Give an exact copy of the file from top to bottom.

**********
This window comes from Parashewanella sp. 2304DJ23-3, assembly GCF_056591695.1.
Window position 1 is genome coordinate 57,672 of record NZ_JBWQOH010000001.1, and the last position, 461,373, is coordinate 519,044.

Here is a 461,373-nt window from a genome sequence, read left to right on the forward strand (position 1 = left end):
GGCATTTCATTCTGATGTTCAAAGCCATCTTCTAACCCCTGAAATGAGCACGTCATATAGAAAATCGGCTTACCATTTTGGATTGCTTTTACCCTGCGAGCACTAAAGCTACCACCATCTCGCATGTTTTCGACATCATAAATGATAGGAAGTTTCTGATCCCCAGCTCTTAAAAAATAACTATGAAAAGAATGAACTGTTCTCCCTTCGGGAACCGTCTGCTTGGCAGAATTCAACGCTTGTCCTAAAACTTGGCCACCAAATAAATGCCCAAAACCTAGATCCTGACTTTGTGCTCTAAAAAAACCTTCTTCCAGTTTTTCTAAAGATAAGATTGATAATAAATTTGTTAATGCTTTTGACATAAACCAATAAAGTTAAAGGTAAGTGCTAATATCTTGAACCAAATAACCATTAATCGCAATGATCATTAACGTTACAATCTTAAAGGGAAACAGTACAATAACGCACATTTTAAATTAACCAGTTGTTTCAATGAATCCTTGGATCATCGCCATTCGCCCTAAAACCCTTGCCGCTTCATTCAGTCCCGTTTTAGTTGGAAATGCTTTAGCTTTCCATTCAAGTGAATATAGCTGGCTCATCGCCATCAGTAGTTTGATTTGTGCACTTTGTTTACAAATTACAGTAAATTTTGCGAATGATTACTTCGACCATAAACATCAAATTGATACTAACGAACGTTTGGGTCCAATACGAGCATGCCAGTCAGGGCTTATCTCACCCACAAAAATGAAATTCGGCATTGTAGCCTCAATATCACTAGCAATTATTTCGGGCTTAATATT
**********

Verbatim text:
This window comes from Parashewanella sp. 2304DJ23-3, assembly GCF_056591695.1.
Window position 1 is genome coordinate 57,672 of record NZ_JBWQOH010000001.1, and the last position, 461,373, is coordinate 519,044.

Here is a 461,373-nt window from a genome sequence, read left to right on the forward strand (position 1 = left end):
GGCATTTCATTCTGATGTTCAAAGCCATCTTCTAACCCCTGAAATGAGCACGTCATATAGAAAATCGGCTTACCATTTTGGATTGCTTTTACCCTGCGAGCACTAAAGCTACCACCATCTCGCATGTTTTCGACATCATAAATGATAGGAAGTTTCTGATCCCCAGCTCTTAAAAAATAACTATGAAAAGAATGAACTGTTCTCCCTTCGGGAACCGTCTGCTTGGCAGAATTCAACGCTTGTCCTAAAACTTGGCCACCAAATAAATGCCCAAAACCTAGATCCTGACTTTGTGCTCTAAAAAAACCTTCTTCCAGTTTTTCTAAAGATAAGATTGATAATAAATTTGTTAATGCTTTTGACATAAACCAATAAAGTTAAAGGTAAGTGCTAATATCTTGAACCAAATAACCATTAATCGCAATGATCATTAACGTTACAATCTTAAAGGGAAACAGTACAATAACGCACATTTTAAATTAACCAGTTGTTTCAATGAATCCTTGGATCATCGCCATTCGCCCTAAAACCCTTGCCGCTTCATTCAGTCCCGTTTTAGTTGGAAATGCTTTAGCTTTCCATTCAAGTGAATATAGCTGGCTCATCGCCATCAGTAGTTTGATTTGTGCACTTTGTTTACAAATTACAGTAAATTTTGCGAATGATTACTTCGACCATAAACATCAAATTGATACTAACGAACGTTTGGGTCCAATACGAGCATGCCAGTCAGGGCTTATCTCACCCACAAAAATGAAATTCGGCATTGTAGCCTCAATATCACTAGCAATTATTTCGGGCTTAATATT